Today outside the Arizona Corporation Commission, environmentalists, faith organizations and business leaders from around the state gathered in opposition to major cuts in solar power and spoke out against a proposal set forth by Commissioner Gary Pierce that would reduce the state’s renewable energy standard.
“Arizona should be the solar capital of the world,” stated Katie Radosevic, Field Associate with Environment Arizona. “Arizonans know it, the governor knows it, but it doesn’t seem like the Corporation Commissioners are getting the message. We are disappointed with the recent cuts to key solar programs and ask the commission to reverse their decision and move forward on a plan to build more solar roofs, not less.”
This business is creating many local, well-paid jobs, but now, all of it may be in jeopardy. Deals we had in place no longer work.”
The Arizona Corporation Commission (ACC) is a five member, publicly elected body that regulates the state’s investor-owned utility companies.
Last week, the ACC voted to eliminate commercial solar incentives for Arizona Public Service (APS) and Tucson Electric Power (TEP) customers – a program that had encouraged businesses to go solar. The Commission also voted to drastically reduce residential solar incentives, making it tougher for homeowners to put solar up on their roofs.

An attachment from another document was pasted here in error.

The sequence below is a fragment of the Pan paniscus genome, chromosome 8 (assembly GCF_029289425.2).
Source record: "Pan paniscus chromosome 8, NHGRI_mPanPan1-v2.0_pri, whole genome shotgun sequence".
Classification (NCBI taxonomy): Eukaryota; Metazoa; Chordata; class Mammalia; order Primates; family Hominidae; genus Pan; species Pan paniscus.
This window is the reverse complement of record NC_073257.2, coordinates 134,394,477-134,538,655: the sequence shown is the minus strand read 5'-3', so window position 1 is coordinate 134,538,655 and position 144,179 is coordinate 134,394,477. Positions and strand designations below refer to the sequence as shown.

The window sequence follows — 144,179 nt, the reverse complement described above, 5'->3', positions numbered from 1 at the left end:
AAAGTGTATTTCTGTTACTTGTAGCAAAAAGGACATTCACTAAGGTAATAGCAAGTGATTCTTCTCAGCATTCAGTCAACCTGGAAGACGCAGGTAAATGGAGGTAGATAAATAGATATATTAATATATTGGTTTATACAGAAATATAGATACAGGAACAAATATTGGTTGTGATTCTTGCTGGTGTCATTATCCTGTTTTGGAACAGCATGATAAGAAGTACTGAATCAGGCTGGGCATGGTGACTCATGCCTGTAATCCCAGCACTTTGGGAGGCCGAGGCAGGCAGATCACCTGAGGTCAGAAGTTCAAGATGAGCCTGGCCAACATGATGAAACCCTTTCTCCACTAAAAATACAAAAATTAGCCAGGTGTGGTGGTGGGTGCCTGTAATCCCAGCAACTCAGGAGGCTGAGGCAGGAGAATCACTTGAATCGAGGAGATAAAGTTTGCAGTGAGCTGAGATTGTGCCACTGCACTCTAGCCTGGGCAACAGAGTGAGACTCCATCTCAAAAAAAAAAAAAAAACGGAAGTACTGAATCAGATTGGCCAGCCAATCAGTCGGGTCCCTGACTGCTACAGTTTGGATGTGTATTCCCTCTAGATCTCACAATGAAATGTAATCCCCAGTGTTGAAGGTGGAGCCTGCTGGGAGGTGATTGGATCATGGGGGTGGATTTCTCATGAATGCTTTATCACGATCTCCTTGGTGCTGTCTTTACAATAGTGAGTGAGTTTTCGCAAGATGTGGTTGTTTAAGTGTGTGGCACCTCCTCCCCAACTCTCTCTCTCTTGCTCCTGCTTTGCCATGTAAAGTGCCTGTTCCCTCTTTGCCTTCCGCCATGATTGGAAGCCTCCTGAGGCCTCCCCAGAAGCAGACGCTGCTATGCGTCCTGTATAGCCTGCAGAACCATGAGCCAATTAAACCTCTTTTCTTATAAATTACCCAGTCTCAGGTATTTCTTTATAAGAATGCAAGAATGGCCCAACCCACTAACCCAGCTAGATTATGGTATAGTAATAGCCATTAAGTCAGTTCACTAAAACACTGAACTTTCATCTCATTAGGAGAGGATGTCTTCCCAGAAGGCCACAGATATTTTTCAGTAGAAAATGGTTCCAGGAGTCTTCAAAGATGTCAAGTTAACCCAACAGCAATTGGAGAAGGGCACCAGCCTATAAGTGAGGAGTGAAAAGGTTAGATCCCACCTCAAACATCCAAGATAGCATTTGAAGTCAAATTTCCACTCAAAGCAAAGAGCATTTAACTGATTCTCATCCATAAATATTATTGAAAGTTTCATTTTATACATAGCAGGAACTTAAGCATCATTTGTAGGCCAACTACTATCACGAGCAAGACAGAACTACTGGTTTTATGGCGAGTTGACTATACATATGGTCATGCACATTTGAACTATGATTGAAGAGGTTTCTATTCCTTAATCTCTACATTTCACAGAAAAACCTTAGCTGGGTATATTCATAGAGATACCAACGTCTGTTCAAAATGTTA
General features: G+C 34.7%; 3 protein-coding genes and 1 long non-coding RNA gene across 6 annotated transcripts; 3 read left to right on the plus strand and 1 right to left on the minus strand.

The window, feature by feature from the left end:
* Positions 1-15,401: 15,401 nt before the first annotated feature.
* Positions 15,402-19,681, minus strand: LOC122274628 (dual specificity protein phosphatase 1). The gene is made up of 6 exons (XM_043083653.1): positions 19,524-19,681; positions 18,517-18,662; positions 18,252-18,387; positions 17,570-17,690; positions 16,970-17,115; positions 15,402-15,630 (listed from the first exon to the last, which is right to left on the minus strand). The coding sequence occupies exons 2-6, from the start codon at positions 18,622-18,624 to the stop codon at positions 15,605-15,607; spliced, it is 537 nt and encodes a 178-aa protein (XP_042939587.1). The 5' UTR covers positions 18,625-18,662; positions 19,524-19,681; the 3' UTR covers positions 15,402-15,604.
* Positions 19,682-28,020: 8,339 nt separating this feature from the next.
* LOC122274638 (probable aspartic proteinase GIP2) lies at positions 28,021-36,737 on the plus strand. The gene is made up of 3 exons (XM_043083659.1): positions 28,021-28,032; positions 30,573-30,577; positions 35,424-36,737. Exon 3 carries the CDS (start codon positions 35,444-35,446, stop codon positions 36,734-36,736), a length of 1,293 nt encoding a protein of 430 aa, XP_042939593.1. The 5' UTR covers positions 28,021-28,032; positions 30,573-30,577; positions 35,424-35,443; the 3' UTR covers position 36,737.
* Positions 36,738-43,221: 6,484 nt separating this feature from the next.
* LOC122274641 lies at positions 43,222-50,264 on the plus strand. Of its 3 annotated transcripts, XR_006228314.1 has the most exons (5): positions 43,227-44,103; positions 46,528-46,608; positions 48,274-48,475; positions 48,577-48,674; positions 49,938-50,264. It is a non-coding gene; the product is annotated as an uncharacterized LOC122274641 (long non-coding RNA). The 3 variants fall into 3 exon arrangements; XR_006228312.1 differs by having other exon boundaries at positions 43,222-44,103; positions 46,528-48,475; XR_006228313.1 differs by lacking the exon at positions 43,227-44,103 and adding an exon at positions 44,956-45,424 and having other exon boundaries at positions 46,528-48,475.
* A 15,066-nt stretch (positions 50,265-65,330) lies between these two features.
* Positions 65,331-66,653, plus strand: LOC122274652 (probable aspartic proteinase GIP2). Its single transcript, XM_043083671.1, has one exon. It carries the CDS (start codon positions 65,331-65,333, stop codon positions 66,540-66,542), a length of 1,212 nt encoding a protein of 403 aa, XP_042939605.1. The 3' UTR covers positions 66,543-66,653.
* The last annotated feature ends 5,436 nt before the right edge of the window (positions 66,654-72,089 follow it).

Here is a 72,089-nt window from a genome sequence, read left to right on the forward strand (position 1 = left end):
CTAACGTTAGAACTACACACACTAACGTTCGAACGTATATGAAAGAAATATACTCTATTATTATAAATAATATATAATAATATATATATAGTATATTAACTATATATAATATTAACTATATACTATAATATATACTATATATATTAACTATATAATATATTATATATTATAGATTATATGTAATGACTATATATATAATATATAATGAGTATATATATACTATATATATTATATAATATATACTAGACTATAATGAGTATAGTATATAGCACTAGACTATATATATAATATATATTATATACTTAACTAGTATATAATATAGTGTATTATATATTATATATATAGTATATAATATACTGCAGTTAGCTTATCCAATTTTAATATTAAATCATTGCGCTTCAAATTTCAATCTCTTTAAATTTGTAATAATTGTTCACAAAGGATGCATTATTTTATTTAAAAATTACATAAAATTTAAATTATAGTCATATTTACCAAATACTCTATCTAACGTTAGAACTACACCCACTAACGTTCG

“Now is not the time to put the brakes on solar,” said Randy Dunton of the Hawkins Design Group, a Mesa-based commercial solar company. “This business is creating many local, well-paid jobs, but now, all of it may be in jeopardy. Deals we had in place no longer work.”
The amendment to cut these programs, submitted by Commissioner Pierce, was introduced the morning of the open meeting exactly one week ago today and voted on during that same day – leaving solar advocates little time to analyze or defend against the decision. Commissioner Pierce also introduced an amendment that effectively reduces Arizona’s renewable energy standard (RES) by allowing APS and TEP to apply the standard to less of their total energy.
Jennifer Martin from Arizona Interfaith Power and Light said, “We are deeply concerned about Commissioner Pierce’s proposal to reduce Arizona’s Renewable Energy Standard by excluding electricity sales to large retail customers. Our state has unparalleled capacity to generate solar power, which would contribute to our national security by reducing dependence on foreign oil, boost Arizona’s economy and contribute to the well-being of the planet for generations to come.”
Environment Arizona has been working toward a goal of 250,000 solar roofs in Arizona by 2020, which would allow for 10% of Arizona’s power to come from solar rooftops.
“Solar is the present and future for Arizona,” concluded Radosevic. “We should be powering our homes, cars and businesses with this clean and virtually limitless energy. As the nation’s sunniest state, we should be harnessing this great potential, not falling further behind.”
[Note from the editor: I’m recuperating from a trip to the dentist so the information above is taken verbatim from a press release issued by Environment Arizona.]